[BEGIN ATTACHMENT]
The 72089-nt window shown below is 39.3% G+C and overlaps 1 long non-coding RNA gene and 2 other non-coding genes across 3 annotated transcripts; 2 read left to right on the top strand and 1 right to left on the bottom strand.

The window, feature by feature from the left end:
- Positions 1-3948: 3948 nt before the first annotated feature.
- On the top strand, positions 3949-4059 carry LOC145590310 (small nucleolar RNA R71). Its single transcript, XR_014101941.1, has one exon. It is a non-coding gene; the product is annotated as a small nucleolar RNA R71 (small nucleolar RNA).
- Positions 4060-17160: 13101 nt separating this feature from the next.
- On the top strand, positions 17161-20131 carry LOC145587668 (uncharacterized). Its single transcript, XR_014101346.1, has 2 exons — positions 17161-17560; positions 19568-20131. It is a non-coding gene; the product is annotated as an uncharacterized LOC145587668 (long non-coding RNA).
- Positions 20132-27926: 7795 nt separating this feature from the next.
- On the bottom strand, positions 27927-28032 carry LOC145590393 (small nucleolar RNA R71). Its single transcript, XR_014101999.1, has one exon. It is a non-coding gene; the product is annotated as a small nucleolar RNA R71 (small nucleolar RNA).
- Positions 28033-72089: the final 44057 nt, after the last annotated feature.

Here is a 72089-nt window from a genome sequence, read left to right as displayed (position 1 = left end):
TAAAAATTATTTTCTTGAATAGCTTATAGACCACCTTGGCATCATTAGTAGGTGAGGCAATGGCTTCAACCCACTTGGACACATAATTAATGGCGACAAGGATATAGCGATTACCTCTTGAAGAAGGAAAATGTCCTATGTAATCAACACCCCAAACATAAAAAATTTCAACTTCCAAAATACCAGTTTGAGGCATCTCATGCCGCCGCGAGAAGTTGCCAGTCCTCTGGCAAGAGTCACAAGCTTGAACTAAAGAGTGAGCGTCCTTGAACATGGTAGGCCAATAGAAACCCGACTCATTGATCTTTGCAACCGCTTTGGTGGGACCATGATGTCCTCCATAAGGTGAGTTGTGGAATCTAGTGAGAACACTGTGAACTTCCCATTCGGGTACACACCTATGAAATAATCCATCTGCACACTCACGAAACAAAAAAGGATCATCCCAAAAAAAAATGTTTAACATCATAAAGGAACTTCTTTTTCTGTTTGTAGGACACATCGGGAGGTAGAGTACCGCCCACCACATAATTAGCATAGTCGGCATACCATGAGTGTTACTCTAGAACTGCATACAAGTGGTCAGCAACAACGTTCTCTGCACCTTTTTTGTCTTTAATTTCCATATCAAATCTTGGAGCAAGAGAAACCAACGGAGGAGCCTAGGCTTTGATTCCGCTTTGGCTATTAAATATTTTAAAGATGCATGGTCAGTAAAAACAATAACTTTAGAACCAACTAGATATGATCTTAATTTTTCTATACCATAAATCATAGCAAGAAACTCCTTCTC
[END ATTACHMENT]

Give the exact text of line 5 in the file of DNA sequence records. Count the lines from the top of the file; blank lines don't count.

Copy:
- Positions 4060-17160: 13101 nt separating this feature from the next.